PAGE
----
This guy is great. Really nails the different batting stances, and is really funny too! Visit his website: Batting Stance Guy.
Sunday, July 19, 2009
What is that, you ask? It's Photic Sneeze Reflex—the sun makes me sneeze. As soon as I step outside into the bright sunlight, I instantly sneeze. Whenever I tell someone this, they look at me like I'm crazy. I have to Google it to prove I'm not (crazy, that is). Roughly 25% of the population suffer from PSR, so it's a wonder no one believes me. And it's not just the sun—bright lights can make me sneeze too.
According to Wikipedia, "The probable cause is a congenital malfunction in nerve signals in the trigeminal nerve nuclei. The fifth cranial nerve, called the trigeminal nerve, is apparently responsible for sneezes. Research suggests that some people have an association between this nerve and the nerve that transmits visual impulses to the brain. Overstimulation of the optic nerve triggers the trigeminal nerve, and this causes the photic sneeze reflex." Got all that?
I like to believe that I'm part of the 25% of humanity that is more evolved than everyone else. If we try to look directly at the sun, we sneeze. Maybe this gene will one day save humanity. Or not. Maybe we'll just keep the sunglass industry afloat.
Monday, July 06, 2009
"The Introduction" by Eric Cash
Today is the 52nd anniversary of the day John Lennon met Paul McCartney: June 6, 1957. The 16 year-old Lennon's band The Quarry Men was playing a gig at the local village fete in Woolton, which is a part of Liverpool. After the show, Ivan Vaughn—a mutual friend of both John and Paul—introduced the 15 year-old McCartney to Lennon. Paul's energetic performance of "Twenty Flight Rock" convinced Lennon to invite him to join the band. John was impressed that Paul could tune a guitar and "looked like Elvis."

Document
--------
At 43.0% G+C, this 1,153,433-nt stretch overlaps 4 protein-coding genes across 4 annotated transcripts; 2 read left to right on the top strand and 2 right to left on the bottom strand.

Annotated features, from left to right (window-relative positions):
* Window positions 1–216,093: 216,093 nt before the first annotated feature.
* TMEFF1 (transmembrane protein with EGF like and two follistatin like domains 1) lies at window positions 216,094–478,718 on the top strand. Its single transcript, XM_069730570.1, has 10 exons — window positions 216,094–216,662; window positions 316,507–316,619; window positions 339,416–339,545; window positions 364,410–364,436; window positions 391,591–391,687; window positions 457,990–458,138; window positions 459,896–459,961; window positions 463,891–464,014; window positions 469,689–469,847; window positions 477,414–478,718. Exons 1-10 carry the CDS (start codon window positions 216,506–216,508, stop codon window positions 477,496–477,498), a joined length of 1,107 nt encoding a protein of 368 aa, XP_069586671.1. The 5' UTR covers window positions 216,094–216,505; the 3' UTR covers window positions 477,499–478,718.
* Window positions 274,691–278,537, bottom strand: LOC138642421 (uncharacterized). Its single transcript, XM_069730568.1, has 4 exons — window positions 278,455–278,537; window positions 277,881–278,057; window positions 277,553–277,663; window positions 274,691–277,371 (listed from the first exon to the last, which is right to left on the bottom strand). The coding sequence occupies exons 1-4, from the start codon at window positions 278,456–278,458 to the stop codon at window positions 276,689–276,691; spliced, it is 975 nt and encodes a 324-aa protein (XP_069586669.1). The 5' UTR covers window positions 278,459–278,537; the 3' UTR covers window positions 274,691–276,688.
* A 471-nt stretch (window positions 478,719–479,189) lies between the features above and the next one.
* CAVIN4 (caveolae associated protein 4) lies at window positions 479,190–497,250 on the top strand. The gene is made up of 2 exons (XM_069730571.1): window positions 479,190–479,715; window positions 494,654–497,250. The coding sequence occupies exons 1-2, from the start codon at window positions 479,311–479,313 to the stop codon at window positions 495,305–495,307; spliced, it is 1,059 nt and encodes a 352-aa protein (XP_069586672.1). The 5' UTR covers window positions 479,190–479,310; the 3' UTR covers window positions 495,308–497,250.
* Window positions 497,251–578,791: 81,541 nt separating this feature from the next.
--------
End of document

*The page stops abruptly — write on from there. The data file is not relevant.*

"I remember John singing a song called 'Come Go With Me.' He'd heard it on the radio. He didn't really know the verses, but he knew the chorus. The rest he just made up himself.
I just thought, 'Well, he looks good, he's singing well and he seems like a great lead singer to me.' Of course, he had his glasses off, so he really looked suave. I remember John was good."
Believe it or not, an audience member actually recorded the Quarry Men's performance that day. In 1994 the tape was rediscovered and auctioned off. EMI bought it for £78,500, but it was never released because the sound quality was so poor.
There is a book titled The Day John Met Paul in which author James O'Donnell reconstructs the movement of John and Paul that day in narrative form. Though slightly hokey, it reads like a novel and is a must for diehard Beatles fans .